If potential juror Ruby Jones thought she might escape a dreaded but important civic duty, she was in for a rude awakening after she appeared before Judge Jenna “Jenny” McKechnie
After taking questions from two sets of “attorneys” in the High School in the Community’s new courtroom, she discovered her number was up.
Jones, pretending to be a 24-year-old woman who enjoys the occasional glass of wine, was selected for mock jury duty Wednesday during a dedication of the school’s new courtroom.
HSC students like Jones and McKechnie, teachers and administrators came together to dedicate the courtroom.
The construction of the courtroom was possible thanks to a $500,000 grant from the state Department of Education’s Commissioner’s Network. Decked out with a juror box, tables for acting attorney, a high-rise platform for the judge and witness stands, the courtroom is designed to help the school engage students with the magnet school’s law and social justice themes.
It’s a big deal for students like Sophia Yanza Rivera, a sophomore at HSC who served as one of the defense attorneys Wednesday along with fellow student Allison Diana during the mock jury selection. Rivera wants to be a lawyer when she grows up and hopes to attend NYU. She also participates in Project Youth Court, a not-for-profit organization that trains teen volunteers to try and adjudicate juvenile offenses, along with a mock trial class taught at HSC. She said it’s been good training for the career she wants to pursue. She also said the Youth Court process gives her fellow students second chances that they might not ordinarily be afforded.
“I’m proud to be a part of it,” she said.
So is her mock trial teacher Jack Stacey, a teacher at HSC for 13 years. Though he’s not trained in the law, he said, he was afforded the chance to take over the class last year, just as he’s been allowed to teach a class about the Vietnam War and the 1960s.
“What makes this school so special is that it is one of the only places where people are constantly asking is there something that you want to get involved in,” he said. “Is there something that you’re passionate about that you want to create a curriculum, around and put that forward.”
HSC Building Leader Matt Brown said the school tries to live up to its tagline of being “a small school for students who want to do big things” by believing strongly in the power of student voices.
“If a student says, ‘I have an idea…’ We say, ‘Yes, let’s make that happen,’” he said.
Brown said the court will serve as teaching and learning space where the school will continue to formalize its law and social justice education. It will also be a common community space.
HSC is a state-supported “turnaround” school. It has seen a 10 percent decrease in chronic absenteeism and suspension. It has also increased promotion from 9th grade to 10th grade from 55 percent to 85 percent, according to the district.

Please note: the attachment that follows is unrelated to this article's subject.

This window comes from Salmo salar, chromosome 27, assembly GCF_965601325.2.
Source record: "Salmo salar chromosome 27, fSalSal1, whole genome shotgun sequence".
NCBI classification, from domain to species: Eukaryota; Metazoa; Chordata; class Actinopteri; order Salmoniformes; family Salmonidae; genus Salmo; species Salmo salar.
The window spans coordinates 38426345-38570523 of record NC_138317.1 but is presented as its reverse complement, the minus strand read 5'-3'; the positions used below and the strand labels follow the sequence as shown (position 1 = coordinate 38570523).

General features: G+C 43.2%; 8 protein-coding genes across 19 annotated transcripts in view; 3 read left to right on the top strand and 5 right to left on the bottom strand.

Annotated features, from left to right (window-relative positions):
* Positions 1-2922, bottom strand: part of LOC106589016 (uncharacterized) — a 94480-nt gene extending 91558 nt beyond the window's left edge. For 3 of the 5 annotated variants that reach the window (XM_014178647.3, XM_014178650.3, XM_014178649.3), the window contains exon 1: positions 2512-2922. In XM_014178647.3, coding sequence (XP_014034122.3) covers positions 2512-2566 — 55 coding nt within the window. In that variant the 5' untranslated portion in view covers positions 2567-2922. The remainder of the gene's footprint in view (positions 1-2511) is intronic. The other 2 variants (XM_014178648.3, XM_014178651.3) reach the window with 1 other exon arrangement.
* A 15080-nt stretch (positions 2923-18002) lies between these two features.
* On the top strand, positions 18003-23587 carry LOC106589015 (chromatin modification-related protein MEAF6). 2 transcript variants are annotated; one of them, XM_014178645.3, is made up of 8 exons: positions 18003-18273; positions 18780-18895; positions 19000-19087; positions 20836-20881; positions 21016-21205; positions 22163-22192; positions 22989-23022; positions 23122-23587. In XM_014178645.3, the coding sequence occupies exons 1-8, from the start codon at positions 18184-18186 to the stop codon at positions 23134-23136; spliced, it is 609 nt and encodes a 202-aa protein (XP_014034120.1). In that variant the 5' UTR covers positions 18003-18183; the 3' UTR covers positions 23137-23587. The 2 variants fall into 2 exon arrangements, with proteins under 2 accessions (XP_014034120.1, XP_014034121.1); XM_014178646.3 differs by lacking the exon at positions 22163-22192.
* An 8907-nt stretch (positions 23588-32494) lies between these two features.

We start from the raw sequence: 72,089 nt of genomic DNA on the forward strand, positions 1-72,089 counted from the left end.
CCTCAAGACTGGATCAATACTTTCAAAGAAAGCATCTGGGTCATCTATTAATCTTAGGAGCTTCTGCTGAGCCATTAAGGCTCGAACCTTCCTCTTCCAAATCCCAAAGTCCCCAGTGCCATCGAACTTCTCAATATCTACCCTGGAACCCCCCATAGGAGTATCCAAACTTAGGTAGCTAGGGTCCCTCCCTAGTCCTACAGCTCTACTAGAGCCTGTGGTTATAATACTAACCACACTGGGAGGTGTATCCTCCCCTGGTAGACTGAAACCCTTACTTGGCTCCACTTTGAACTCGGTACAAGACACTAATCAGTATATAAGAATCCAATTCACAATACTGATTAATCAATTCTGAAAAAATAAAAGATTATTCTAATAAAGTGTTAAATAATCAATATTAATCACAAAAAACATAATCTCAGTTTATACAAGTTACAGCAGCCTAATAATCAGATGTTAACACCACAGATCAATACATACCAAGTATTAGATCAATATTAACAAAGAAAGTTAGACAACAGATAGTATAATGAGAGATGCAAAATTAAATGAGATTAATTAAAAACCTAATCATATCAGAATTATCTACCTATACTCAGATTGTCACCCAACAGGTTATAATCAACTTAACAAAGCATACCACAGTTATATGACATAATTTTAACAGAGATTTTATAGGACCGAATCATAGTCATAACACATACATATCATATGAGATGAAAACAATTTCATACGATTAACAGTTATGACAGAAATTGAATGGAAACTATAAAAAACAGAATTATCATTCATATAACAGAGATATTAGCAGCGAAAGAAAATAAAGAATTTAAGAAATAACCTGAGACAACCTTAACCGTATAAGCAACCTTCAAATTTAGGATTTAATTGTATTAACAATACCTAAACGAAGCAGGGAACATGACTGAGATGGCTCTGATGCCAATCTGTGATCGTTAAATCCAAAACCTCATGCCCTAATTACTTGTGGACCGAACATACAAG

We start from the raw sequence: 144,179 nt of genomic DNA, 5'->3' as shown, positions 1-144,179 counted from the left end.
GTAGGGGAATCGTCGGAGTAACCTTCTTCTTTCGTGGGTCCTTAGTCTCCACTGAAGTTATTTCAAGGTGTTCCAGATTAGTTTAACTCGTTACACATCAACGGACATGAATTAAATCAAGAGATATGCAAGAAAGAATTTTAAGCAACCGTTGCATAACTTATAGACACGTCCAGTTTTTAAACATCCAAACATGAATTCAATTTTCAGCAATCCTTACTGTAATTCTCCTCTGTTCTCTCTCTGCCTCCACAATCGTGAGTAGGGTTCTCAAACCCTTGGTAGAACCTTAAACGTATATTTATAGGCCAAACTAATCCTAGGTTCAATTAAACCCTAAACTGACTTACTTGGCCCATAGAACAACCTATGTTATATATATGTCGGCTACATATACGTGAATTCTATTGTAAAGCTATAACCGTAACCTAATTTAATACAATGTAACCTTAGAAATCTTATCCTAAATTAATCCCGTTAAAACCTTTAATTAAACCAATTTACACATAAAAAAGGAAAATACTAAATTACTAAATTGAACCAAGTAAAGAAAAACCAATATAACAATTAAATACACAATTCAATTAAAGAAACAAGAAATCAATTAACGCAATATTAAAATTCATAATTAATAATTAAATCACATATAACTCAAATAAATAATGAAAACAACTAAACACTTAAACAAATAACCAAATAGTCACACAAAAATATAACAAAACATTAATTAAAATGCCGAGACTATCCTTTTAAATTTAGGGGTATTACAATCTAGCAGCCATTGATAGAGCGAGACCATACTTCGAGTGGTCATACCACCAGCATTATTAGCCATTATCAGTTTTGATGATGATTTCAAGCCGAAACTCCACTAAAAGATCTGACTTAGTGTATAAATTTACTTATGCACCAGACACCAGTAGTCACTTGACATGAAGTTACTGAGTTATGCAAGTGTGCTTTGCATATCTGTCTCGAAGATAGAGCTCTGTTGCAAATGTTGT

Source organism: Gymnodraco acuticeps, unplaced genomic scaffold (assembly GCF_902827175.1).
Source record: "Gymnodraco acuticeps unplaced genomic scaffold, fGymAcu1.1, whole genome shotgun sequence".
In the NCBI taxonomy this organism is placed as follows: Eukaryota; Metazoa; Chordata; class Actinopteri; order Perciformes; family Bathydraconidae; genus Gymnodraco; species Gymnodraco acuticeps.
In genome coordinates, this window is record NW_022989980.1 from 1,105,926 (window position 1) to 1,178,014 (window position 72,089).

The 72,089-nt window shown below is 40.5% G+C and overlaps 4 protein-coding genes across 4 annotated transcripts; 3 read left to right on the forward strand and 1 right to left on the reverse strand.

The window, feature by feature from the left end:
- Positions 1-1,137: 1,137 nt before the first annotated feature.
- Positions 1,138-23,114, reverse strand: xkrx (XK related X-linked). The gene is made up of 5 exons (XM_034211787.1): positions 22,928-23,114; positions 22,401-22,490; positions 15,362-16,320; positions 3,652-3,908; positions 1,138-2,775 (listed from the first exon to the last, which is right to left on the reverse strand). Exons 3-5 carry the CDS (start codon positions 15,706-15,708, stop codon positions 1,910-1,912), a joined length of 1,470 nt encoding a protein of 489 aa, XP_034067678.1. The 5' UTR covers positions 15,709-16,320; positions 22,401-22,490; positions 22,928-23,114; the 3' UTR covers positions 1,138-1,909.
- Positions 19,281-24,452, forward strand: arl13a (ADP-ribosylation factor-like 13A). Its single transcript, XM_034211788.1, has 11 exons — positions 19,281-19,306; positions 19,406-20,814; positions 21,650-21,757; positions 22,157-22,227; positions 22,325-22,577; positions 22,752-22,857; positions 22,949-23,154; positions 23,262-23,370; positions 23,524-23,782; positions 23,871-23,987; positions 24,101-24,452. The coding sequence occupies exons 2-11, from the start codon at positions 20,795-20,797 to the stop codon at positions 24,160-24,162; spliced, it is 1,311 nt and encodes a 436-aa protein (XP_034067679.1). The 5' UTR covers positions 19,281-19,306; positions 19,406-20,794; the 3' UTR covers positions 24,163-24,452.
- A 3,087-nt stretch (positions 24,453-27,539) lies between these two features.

Iris White, astate Department of Education Turnaround Office consultant, said she’s done focus groups at HSC. The students talked about how they feel they belong at the school, free to express themselves and encouraged. HSC feels like family, she observed.
“The work of turnaround is hard, and you don’t always see the results right away,” she said. “Sometimes it can be very demoralizing. But I do talk about the work being done in New Haven quite a bit because I want them to understand while work is hard there are great benefits.
“I do encourage other schools to come to New Haven and see what’s going on here because they need to open their eyes and see possibilities when you have a great team, when you believe in your team and there is collaboration, and when you believe in the students and you believe in the community,” White added. “I think HSC is great example of that.”
In addition to increasing attendance and promotion rates, outgoing Superintendent Garth Harries said, HSC has seen a 100-point improvement in its SAT scores.
“It’s not just about nice spaces and interesting learning,” he said of the new courtroom. “It’s about results for students. Educating, preparing students for college, career and life is the heart of turnaround agenda—work this district has done.”
Harries, who holds a law degree, said mock trials are good preparation not only for being in courtrooms, but also for sitting before a board of education.
“You learn to read, you learn to think, you learn to engage the community, you learn to care about the issues,” he said. “So whichever side it is, whether it’s the social justice side or the law side, these questions are about how do we come together as a community, as a society to work together to fulfill our individual and collective goals?
“The fact that restorative justice is part of what happens and will happen in this courtroom brings me great joy because I think that is extraordinarily important and an extraordinary part of the social compact that sits behind the law and the way we educate students,” he added. “So this will be a great space for engagement of students to carry on for many years.”